Would it Kill the Dems to Give Trump a Good Opponent?
Months ago, my wife and I were so intrigued by the sheer number of Democratic presidential candidates vying for their party's nomination that we decided, purely in the interest of entertainment, to check out the first few debates. They ended up being even bigger spectacles than we were expecting.
Perhaps it was because we had no skin in the game, but it was downright amusing to watch an overflowing stage of familiar curmudgeons and new-blood hopefuls almost trip over each other to shamelessly pander to the extreme wing of their political base. This included promising voters (and even non-citizens!) a long list of "free" stuff including health care, college educations, and even cold, hard cash. Who was going to pay for all of this (with a national debt of $23 trillion)? The rich, of course! How original.
On immigration, candidates vowed to not only abolish ICE, but decriminalize illegal border entries all together.
On abortion, the message was simple: Go for it! We don't need no stinkin' restrictions.
The cast of characters and unexpected soundbites only added to the circus, from Marianne Williamson's new-age lingo, to Eric Swalwell's hyper-feminist stances and embarrassing one-liners, to what is still my favorite exchange with a debate moderator:
My wife and I certainly had a lot of fun with the clown show, giving it the Mystery Science Theater 3000 treatment. But over the months, as the field thinned out, and the handful of candidates who actually ended up sounding a bit reasonable were forced to end their campaigns, the primary became much more of a drag. The debates have grown exhausting, and the remaining candidates are even less personally appealing now than they were at the beginning of the process.
I can't think of a better illustration of this than at last night's debate (the final one before the Iowa Caucus), when Elizabeth Warren and Bernie Sanders bickered for what seemed like an eternity over how long it has been since Sanders has beaten a Republican incumbent.
The Dispatch's Jonah Goldberg captured the moment quite well on Twitter:
And that was one of the more exciting moments!
Now, I'm not expecting to see the level of dramatics we see at Trump rallies, but the truth of the matter is that the pizazz factor is crucially important to today's electorate. I would even argue that personality and political theater have been the deciding factors in every presidential election over the past two or three decades.
I'm not saying that's a good thing; I'm a believer in substance, myself. But that's where we're at as a country. And what we're left with right now in the Democratic primary is not a basket of "deplorables," but rather insufferables.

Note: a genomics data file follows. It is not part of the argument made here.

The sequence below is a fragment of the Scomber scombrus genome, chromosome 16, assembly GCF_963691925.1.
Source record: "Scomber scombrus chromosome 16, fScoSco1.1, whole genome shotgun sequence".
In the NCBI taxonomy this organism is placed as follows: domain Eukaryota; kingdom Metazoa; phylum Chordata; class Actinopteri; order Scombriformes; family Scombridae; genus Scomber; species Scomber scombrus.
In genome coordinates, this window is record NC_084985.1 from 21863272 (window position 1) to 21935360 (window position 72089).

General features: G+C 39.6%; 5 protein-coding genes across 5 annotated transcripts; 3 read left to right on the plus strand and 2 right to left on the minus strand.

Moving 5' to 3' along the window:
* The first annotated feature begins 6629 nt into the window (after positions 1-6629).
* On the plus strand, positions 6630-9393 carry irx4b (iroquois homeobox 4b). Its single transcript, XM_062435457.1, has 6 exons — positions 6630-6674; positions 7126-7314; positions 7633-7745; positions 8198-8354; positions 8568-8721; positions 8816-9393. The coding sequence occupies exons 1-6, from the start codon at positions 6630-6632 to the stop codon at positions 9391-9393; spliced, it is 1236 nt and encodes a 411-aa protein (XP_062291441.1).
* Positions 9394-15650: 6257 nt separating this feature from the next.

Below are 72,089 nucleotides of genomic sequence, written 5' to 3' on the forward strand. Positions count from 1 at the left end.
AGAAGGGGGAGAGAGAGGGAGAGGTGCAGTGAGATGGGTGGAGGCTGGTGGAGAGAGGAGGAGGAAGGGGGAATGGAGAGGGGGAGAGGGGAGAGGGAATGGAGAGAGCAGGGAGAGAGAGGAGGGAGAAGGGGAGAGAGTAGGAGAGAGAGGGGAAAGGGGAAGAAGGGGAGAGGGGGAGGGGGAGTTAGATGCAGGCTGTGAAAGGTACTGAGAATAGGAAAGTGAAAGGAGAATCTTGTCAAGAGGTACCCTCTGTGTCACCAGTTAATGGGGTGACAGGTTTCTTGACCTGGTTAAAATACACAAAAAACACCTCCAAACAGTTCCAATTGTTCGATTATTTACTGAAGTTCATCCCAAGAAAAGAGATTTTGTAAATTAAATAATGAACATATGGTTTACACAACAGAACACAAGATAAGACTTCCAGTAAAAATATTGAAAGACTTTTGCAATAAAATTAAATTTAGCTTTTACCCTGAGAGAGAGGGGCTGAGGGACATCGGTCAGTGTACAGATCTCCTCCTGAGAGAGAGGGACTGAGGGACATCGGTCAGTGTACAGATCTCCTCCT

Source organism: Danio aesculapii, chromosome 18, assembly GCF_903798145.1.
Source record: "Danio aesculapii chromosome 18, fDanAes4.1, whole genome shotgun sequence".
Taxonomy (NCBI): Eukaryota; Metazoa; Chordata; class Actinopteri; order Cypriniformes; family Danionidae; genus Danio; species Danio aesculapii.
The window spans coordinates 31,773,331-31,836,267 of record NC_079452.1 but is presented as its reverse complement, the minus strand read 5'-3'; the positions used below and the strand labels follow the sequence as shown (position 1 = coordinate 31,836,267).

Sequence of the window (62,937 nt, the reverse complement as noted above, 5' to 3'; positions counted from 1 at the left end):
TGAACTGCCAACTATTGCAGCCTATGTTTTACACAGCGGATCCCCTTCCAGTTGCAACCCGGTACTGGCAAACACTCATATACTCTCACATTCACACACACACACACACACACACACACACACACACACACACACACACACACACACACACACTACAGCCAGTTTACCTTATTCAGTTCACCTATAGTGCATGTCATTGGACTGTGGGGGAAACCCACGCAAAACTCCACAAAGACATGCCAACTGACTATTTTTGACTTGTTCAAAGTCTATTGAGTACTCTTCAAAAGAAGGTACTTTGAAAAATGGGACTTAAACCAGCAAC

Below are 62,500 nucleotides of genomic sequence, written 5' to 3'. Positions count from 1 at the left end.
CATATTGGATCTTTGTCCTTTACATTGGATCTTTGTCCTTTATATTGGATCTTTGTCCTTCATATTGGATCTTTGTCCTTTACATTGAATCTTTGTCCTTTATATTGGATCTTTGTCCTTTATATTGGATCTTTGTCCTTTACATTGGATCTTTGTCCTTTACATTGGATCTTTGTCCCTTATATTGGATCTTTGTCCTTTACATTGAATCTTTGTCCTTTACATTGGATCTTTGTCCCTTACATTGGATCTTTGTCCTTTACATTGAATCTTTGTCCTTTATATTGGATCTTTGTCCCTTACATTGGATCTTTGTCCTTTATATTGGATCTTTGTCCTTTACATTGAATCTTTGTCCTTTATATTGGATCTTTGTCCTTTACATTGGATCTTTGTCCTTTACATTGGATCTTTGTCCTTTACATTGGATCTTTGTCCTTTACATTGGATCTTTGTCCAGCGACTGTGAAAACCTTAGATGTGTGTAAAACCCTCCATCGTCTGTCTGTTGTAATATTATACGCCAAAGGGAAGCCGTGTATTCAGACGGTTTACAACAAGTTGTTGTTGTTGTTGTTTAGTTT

Bernie Sanders has become a tired parody of his wide-eyed socialist self. Elizabeth Warren is rhetorically grating to the average person, and can't answer simple challenges to her policy ideas (or even her own bio). Tom Steyer, with his blank gaze and monotone delivery, somehow manages to fade into the background even when he's the only person on camera. Joe Biden has his folksy charm and still speaks with some confidence, but far too often appears lost. Amy Klobuchar seems like a genuinely good person, and probably holds the sanest policy positions of the remaining candidates, but she’s chronically uncomfortable in her own skin, and tends to fall back on old talking points and tired metaphors whenever she's rattled. Mayor Pete is a gifted speaker and usually hits some positive notes; maybe he's the exception, but he has some significant base challenges to overcome.
Now, to be fair, this is a Democratic primary we're talking about. As a small-government conservative, I'm not exactly the audience or type of voter these candidates are trying to impress. But one of the individuals we saw on stage last night (despite there being other remaining candidates) will very likely become the party's nominee and Donald Trump's general-election opponent. And that person is going to have a very rough time if he or she can't personally inspire voters beyond just the portrayal of themselves as the anti-Trump alternative.
That's not to say there isn't any hope. Of course there is. Hillary Clinton was one of the most unappealing presidential nominees in American history, and she still managed to earn 3 million more votes than Donald Trump. If just 78,000 voters among three swing-states had chosen differently in 2016, Hillary would be president right now.
The problem is that it will be even harder for the Democrats in 2020. Trump is no more likeable or competent than he was four years ago, but he's the incumbent and the economy has been strong. It would have been good for the Democratic party if their base would have accepted that reality months ago, recognized the challenge they were dealing with, and put their support behind thoughtful, personally appealing candidates who — at minimum — weren't vowing to change the very fundamentals of our strong economy.
But that would have been too easy. They've instead chosen to hand the president another electoral gift. At least it sure appears that way.